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U.S. Operations in Yemen Fail Miserably: Shiite Rebels Announce Takeover of Country

Houthis issue "constitutional declaration" amid continuing unrest

Houthi rebels announced they were assuming country of Yemen on Friday.  (Image:  Google maps)
Houthi rebels announced they were assuming country of Yemen on Friday.  (Image:  Google maps)

By Andrea Germanos
Unrest continues in Yemen on Friday as Shiite Houthi rebels announced a "constitutional declaration" and that they were assuming control of the country.

The group issued the statement in a televised address from the Sunni majority country's capital of Sana'a.

A 551-member Transitional National Council would be formed to replace the parliament, and that body would appoint a 5-member council to assume the presidential role during a "transitional period," according to their statement.

President Abed Mansour Hadi, Prime Minister Khaled Bahah, and members of the Yemeni cabinet resigned last month after the rebels had reportedly seized the presidential palace.

The Houthis' announcement follows a Wednesday deadline set by the rebels for political parties to "to reach a solution and fill the vacuum."

That power vacuum, however, did not appear to prevent U.S. drone strikes on the impoverished country.

From the New York Times:
“The revolutionary movement has always been quick, it won’t take that long,” said Ali al-Imad, a member of the Houthi political bureau. “It’s not important when, so much as it is that we now have a political road map.”
Independent journalist Iona Craig, who was based in Yemen or four years until December, tweeted Friday that the Houthi's action was essentially formalizing a coup:
The Houthis have basically just formalised the coup. Their own 'revolutionary committee' will 'approve and guide' everything. #Yemen

— Iona Craigأيونا كريج (@ionacraig) February 6, 2015

Another two years of transition? It's already been 12 years since Yemenis last got to vote for their parliamentary.

— Iona Craigأيونا كريج (@ionacraig) February 6, 2015
The Houthis have been described in media reports as being backed by Iran, but Vijay Prashad, George and Martha Kellner Chair in South Asian History and Professor of International Studies at Trinity College, dismisses this claim. As Inter Press Service reported last month:
On the one side, [Prashad] said, the government of former President Ali Abdullah Saleh and then Hadi, suggested to the U.S. [the Houthis] were anti al-Qaeda.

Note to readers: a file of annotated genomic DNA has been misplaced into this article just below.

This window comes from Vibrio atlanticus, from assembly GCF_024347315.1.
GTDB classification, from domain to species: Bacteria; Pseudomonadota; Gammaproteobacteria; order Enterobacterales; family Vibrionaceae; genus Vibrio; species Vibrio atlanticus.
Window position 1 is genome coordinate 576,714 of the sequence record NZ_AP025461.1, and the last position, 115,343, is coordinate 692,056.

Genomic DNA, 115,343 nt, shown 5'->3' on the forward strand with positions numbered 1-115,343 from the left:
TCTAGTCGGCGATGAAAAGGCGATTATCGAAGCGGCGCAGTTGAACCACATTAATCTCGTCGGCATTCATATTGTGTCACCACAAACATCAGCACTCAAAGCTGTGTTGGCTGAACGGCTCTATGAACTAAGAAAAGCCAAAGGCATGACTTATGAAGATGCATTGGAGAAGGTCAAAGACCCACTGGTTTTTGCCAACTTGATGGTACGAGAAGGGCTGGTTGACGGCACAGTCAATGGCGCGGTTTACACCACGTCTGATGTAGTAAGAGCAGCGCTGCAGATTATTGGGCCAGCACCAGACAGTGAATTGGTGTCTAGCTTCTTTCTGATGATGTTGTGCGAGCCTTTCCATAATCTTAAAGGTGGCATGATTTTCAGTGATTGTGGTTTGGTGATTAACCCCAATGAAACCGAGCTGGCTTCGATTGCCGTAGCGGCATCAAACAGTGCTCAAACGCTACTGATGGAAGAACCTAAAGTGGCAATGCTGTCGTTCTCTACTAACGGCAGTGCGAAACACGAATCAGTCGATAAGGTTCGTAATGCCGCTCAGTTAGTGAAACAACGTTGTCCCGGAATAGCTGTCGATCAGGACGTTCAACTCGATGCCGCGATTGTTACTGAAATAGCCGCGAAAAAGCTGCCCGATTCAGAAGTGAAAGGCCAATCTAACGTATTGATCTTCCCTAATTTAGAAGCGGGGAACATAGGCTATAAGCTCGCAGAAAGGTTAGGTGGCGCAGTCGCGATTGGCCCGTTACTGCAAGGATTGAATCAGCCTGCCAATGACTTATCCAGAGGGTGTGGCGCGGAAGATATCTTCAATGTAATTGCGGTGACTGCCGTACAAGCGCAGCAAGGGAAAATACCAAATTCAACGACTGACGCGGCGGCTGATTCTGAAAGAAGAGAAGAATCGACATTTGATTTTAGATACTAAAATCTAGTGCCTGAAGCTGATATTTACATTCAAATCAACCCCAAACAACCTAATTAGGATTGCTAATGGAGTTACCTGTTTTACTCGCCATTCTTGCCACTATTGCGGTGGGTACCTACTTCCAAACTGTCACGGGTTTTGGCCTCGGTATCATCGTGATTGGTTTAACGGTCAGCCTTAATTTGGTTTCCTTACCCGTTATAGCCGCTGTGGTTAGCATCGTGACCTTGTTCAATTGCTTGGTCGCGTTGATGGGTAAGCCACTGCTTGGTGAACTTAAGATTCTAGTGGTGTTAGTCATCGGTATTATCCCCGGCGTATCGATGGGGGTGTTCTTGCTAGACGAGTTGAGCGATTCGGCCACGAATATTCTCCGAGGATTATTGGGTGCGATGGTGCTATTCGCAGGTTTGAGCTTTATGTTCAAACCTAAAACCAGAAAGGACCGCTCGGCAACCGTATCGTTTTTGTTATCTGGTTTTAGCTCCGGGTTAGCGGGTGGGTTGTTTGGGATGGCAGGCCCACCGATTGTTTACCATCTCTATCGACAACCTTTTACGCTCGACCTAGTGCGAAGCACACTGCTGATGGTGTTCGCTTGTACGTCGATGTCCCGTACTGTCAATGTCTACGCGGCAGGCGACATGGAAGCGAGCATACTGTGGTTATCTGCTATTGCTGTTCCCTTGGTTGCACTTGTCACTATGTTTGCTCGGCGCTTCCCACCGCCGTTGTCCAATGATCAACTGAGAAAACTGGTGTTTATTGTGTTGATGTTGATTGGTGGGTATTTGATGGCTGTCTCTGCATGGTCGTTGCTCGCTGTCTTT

But, on the other hand, they used the fact of al-Qaeda to go after their adversaries, including the Zaydis (Houthis).

“This double game was well known to the Americans. They went along with it. It is what allowed AQAP to take Jar and other regions of Yemen and hold them with some ease,” Prashad said.

He dismissed as “ridiculous” the allegation the Zaydis are “proxies of Iran”. He said they are a tribal confederacy that has faced the edge of the Saleh-Hadi sword.
Journalist and co-founder of the The Intercept Jeremy Scahill has stated that U.S.-backed former President Ali Abdullah Saleh "is sort of the not-so-hidden hand behind some of the power grab efforts of the Houthis."

Meanwhile, a humanitarian crisis continues to grip the lives of many Yemenis.

Anti-poverty organization Oxfam warned last month that over half the population was in need of aid, and that millions of Yemenis did not have enough to eat or have clean drinking water or basic healthcare services.

"It is simply unacceptable that the real story of 16 million Yemenis in need of help keeps going unnoticed," Grace Ommer, Oxfam’s Country Director in Yemen said. "Despite the challenges, we continue to deliver desperately needed aid to Yemenis in some of the poorest areas outside the capital. But if the international community continues to stand by and watch while Yemen risks going from a fragile to a failed state we will find it even harder to maintain this lifesaving support."

Reprinted with permission from Common Dreams.

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